|An aardwolf in Namib-Nord, Namibia|
I. Geoffroy Saint-Hilaire, 1851
I. Geoffroy Saint-Hilaire, 1824
The aardwolf (Proteles cristata) is an insectivorous mammal, native to East and Southern Africa. Its name means "earth-wolf" in Afrikaans and Dutch. It is also called "maanhaar-jackal" (Afrikaans for "mane-jackal"), "ant hyena" or civet hyena, based on its habit of secreting substances from its anal gland, a characteristic shared with the African civet. The aardwolf is in the same family as the hyena. Unlike many of its relatives in the order Carnivora, the aardwolf doesn't hunt large animals. It eats insects and their larvae, mainly termites; one aardwolf can lap up as many as 250,000 termites during a single night using its long, sticky tongue.
The aardwolf lives in the shrublands of eastern and southern Africa – open lands covered with stunted trees and shrubs. It is nocturnal, resting in burrows during the day and emerging at night to seek food.
The aardwolf is generally classified with the hyena family Hyaenidae, though it was formerly placed in its own family Protelidae.[nb 2] Early on, scientists felt that it was merely mimicking the striped hyena, which subsequently led to the creation of Protelidae. Recent studies have suggested that the aardwolf probably broke away from the rest of the hyena family early on; how early is still unclear, as the fossil record and genetic studies disagree by 10 million years.[nb 3]
The aardwolf is the only surviving species in the subfamily Protelinae. There is disagreement as to whether the species is monotypic. or can be divided into subspecies P. c. cristatus of Southern Africa and P. c. septentrionalis of East Africa.
The generic name proteles comes from two words both of Greek origin, protos and teleos which combined means "complete in front" based on the fact that they have five toes on their front feet and four on the rear. The specific name, cristatus, comes from Latin and means "provided with a comb", relating to their mane.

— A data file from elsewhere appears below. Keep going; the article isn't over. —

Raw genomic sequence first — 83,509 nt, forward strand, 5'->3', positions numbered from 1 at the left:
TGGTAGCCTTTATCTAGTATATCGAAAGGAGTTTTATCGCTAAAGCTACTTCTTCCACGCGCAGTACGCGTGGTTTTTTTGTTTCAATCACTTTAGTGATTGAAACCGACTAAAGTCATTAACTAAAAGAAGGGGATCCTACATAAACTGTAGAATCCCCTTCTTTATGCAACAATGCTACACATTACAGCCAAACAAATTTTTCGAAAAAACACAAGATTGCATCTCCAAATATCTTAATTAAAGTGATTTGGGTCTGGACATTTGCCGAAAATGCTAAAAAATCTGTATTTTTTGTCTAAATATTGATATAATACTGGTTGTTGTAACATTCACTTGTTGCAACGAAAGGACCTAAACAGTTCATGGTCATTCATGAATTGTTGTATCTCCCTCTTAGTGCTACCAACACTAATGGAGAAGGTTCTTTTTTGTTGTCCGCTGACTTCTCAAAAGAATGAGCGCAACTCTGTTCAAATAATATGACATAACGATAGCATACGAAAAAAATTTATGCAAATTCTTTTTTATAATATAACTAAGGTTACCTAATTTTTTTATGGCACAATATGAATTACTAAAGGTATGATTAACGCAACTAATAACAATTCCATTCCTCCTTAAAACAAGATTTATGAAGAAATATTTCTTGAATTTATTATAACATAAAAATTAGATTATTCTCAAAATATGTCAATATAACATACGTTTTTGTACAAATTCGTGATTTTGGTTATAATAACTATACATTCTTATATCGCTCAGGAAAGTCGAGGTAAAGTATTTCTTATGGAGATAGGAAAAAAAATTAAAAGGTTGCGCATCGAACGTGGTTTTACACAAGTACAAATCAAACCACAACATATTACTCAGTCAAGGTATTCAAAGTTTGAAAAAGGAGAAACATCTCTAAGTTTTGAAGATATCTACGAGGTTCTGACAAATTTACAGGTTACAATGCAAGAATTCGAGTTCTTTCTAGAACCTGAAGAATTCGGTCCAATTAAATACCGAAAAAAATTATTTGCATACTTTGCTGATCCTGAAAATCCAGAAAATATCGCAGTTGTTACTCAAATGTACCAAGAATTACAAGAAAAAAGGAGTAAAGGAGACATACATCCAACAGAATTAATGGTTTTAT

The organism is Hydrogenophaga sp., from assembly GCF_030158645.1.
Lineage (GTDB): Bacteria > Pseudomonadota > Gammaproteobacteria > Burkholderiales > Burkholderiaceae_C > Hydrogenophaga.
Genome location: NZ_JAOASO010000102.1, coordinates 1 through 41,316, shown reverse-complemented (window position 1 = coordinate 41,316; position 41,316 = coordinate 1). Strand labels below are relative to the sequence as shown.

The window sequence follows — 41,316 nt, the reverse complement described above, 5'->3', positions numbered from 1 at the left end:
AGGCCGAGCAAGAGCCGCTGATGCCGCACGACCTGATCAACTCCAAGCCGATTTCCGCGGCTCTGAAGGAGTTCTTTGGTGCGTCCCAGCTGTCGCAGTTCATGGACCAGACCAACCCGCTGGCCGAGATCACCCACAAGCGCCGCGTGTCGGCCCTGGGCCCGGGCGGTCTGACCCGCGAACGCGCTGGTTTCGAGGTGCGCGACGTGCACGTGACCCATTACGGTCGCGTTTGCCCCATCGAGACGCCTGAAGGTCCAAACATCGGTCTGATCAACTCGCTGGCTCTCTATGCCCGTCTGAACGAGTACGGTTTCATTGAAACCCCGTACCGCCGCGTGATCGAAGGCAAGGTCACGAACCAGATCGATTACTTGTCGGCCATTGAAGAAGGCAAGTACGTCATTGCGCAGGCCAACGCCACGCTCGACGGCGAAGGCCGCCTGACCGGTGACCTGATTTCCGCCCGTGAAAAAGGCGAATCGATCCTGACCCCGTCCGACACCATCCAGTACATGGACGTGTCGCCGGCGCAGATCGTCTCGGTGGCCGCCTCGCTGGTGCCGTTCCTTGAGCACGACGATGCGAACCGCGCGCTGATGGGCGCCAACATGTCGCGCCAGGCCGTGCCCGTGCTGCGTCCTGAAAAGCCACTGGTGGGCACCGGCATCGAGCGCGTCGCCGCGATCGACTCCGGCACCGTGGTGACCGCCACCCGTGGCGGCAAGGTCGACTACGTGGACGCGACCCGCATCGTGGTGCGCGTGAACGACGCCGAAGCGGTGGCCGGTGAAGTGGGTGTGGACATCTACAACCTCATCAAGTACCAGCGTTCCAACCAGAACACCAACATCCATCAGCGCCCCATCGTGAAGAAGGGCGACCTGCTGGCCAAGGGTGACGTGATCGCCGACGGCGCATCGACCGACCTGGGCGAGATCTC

The aardwolf resembles a very thin striped hyena, but with a more slender muzzle, black vertical stripes on a coat of yellowish fur, and a long, distinct mane down the midline of the neck and back. It also has one or two diagonal stripes down the fore- and hind-quarters, along with several stripes on its legs. The mane is raised during confrontations to make the aardwolf appear larger. It is missing the throat spot that others in the family have. Its lower leg (from the knee down) is all black, and its tail is bushy with a black tip.
The aardwolf is about 55 to 80 cm (22 to 31 in) long, excluding its bushy tail, which is about 20–30 cm (7.9–11.8 in) long, and stands about 40 to 50 cm (16 to 20 in) tall at the shoulders. An adult aardwolf weighs approximately 7–10 kg (15–22 lb), sometimes reaching 15 kg (33 lb). The aardwolves in the south of the continent tend to be smaller (about 10 kg (22 lb))than the eastern version (around 14 kg (31 lb)). The front feet have five toes each, unlike the four-toed hyena. The teeth and skull are similar to those of other hyenas, though smaller, and its cheek teeth are specialised for eating insects. It does still have canines, but, unlike other hyenas, these teeth are used primarily for fighting and defense. Its ears, which are large, are very similar to those of the striped hyena.
As an aardwolf ages, it will normally lose some of its teeth, though this has little impact on its feeding habits due to the softness of the insects that it eats.
Distribution and habitat
Aardwolves live in open, dry plains and bushland, avoiding mountainous areas. Due to their specific food requirements, they are only found in regions where termites of the family Hodotermitidae occur. Termites of this family depend on dead and withered grass and are most populous in heavily grazed grasslands and savannahs, including farmland. For most of the year, aardwolves spend time in shared territories consisting of up to a dozen dens, which are occupied for six weeks at a time.